The most-viewed New York Times piece in 2013 wasn’t a hard-hitting investigation piece or a long-form narrative; it was a quiz. Since then, interest in the intersection between journalism and gaming has grown. News organizations are finding that in addition to engaging people, games can make news more fun, comprehensible, and relatable.
A new report by the Tow Center for Digital Journalism at Columbia University looks at how news organizations are embracing games and why it’s important.
Maxwell Foxman, who authored the report, points out that games have existed in news for decades. (Think newspaper crossword puzzles.) While games can still be standalone pieces, media outlets are increasingly looking for ways to incorporate them into stories. Content, Foxman says, typically dictates whether a news organization will create an accompanying game.
“This was the case with The New York Times’ ‘Dialect Quiz‘ published in the winter of 2013. According to Times graphics editor Wilson Andrews, a data set on pronunciation helped shape the quiz. ‘I think what we did that really made it so successful is used some really solid actual academic research that really pinpointed people. And people were shocked and surprised and excited about how accurate the quiz was,’” Andrews says in the report. “Other playful projects which focus on specific data or events include WNYC’s snowfall map, NPR’s Tetris-like election coverage, Slate’s fiscal cliff interactive, and The Guardian’s ‘Could You Be a Medallist?‘ Olympic racing game.”
Editors like Andrews can play a big role in fostering an openness to gaming. The Tow report points to BuzzFeed as a good example of this. Many BuzzFeed editors value amusement and have built “fun” into the newsroom’s culture. Staff play ping-pong and Connect Four, and toys line the tables where reporters work. This type of work environment, editor Jack Shepherd says, helps foster creative approaches to telling stories.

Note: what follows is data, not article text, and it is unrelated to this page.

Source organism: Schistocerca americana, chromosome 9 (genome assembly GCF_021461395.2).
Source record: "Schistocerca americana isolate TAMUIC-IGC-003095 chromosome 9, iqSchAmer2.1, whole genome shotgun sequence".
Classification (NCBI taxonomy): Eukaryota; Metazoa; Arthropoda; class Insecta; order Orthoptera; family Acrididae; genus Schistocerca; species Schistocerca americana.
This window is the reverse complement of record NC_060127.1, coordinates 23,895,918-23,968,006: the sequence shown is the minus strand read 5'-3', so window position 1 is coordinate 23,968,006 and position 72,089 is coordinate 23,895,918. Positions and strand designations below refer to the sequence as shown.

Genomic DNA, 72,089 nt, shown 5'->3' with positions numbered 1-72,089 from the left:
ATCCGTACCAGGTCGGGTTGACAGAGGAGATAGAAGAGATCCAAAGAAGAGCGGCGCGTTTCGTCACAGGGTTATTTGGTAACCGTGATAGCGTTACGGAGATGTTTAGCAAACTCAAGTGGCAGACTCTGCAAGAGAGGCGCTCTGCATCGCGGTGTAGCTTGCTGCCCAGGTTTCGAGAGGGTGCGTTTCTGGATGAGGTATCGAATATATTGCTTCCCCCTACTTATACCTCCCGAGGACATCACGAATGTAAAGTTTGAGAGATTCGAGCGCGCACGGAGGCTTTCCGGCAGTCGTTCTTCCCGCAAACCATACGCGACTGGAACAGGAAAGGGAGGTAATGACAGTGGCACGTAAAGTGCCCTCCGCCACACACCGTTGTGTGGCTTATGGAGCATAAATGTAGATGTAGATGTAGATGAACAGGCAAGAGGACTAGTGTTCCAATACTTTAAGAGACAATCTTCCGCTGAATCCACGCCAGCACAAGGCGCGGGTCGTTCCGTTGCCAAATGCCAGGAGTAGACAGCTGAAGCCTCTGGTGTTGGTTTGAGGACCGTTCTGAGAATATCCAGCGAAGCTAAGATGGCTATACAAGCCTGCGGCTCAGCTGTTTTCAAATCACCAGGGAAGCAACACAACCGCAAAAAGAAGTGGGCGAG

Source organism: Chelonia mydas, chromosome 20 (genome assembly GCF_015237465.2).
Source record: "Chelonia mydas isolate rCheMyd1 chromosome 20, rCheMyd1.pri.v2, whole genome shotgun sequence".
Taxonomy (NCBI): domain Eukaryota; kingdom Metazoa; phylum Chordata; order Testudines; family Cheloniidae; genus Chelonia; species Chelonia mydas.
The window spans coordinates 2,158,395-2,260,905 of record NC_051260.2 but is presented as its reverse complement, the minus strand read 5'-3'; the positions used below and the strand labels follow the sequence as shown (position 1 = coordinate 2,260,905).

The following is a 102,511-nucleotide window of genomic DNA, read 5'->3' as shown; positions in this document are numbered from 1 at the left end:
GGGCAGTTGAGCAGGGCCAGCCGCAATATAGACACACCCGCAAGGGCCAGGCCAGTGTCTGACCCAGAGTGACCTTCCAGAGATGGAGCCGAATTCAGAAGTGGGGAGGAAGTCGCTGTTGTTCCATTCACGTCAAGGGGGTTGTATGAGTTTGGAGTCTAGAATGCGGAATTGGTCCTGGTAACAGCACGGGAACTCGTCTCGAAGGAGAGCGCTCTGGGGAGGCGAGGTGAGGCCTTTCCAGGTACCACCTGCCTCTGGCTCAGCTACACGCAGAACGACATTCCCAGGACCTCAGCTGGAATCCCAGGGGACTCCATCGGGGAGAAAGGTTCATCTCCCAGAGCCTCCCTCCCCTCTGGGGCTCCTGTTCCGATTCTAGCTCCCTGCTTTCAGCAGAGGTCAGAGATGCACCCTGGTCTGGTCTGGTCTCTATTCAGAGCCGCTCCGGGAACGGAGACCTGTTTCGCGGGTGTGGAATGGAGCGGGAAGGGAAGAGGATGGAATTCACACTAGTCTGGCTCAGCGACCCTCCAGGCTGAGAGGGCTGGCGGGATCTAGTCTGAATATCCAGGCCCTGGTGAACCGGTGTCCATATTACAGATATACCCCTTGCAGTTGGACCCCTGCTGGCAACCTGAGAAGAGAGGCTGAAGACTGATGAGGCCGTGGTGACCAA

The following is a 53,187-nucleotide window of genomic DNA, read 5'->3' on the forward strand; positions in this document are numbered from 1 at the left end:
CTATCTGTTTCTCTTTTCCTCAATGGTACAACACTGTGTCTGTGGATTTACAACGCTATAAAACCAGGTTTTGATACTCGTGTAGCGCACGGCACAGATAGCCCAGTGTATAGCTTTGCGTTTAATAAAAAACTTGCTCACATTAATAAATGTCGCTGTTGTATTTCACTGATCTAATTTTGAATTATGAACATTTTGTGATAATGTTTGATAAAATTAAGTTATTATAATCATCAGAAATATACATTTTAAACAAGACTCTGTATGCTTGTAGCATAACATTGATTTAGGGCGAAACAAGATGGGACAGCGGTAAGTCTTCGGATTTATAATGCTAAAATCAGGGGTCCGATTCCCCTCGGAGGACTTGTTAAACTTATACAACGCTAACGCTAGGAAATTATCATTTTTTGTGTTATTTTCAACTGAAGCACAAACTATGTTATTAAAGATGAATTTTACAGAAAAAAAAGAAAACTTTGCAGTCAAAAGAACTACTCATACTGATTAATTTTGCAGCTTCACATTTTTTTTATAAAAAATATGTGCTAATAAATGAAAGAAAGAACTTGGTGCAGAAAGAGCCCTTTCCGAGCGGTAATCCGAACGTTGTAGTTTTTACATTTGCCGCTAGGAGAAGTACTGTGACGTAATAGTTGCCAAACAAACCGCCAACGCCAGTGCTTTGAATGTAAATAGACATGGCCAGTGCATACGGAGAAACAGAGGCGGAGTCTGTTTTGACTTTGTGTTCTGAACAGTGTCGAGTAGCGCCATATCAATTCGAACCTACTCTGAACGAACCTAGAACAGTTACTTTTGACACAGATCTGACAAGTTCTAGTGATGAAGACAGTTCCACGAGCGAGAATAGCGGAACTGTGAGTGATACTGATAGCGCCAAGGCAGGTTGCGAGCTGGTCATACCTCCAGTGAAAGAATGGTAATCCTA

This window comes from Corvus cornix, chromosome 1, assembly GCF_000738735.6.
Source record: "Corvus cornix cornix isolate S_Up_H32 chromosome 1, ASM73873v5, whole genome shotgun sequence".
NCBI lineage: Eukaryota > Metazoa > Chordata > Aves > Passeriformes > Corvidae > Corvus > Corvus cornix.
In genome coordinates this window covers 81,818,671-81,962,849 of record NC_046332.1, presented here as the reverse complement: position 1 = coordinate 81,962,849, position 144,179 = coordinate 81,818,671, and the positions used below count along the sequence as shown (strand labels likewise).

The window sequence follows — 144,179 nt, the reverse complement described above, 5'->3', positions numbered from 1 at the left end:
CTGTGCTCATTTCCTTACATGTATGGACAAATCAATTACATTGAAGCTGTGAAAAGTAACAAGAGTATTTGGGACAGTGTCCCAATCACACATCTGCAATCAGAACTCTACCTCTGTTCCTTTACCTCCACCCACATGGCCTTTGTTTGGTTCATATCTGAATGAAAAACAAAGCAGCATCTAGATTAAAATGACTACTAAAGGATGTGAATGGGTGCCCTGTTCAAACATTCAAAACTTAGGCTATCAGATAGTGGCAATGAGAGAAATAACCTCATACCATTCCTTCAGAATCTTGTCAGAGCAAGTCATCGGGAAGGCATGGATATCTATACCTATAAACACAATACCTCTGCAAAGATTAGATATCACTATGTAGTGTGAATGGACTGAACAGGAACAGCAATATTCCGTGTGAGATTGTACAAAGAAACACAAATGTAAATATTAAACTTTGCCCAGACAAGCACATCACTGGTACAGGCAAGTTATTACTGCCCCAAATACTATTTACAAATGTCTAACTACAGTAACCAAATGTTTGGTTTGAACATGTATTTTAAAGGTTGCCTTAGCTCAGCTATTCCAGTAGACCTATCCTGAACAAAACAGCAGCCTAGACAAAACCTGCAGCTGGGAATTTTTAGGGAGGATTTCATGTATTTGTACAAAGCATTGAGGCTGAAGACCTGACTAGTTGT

“Shepherd encourages a constant state of creation in terms of what can qualify as content. This is evident in the sprints that Shepherd imposes — in a fixed amount of time, he and other editors make as many types of a particular format as possible,” according to the report. “Shepherd utilizes the playful and competitive nature of the sprints to overcome the pressures of content creation. Thus the attachment to form and content are in constant flux and their value is not judged solely by editors, but by the key metric for audience interest—shareability.”
Like BuzzFeed, Mother Jones has also expanded its definition of content and created games to accompany serious news topics such as reproductive rights and immigration. Mother Jones’ interactive editor Tasneem Raja says in the report:
“One thing we’ve put a lot of investment into here is a suite of storytelling tools,” which make it “easier to more quickly zero in on which [tool] makes sense and which ones wouldn’t, based on our history using these things” and “the general tone of the coverage.”
Media practitioners can learn something from news organizations that are experimenting with various ways to tell stories. Games don’t need to accompany every story, but it’s worth asking if/whether they could enrich a story.
What would be the value of adding a game to this story? What type of game would make this story more fun? How could a game help people understand this story better?
These aren’t questions that a lot of newsrooms ask on a day-to-day basis, but maybe they should be. Posing the questions and brainstorming answers to them is at least a step in the right direction.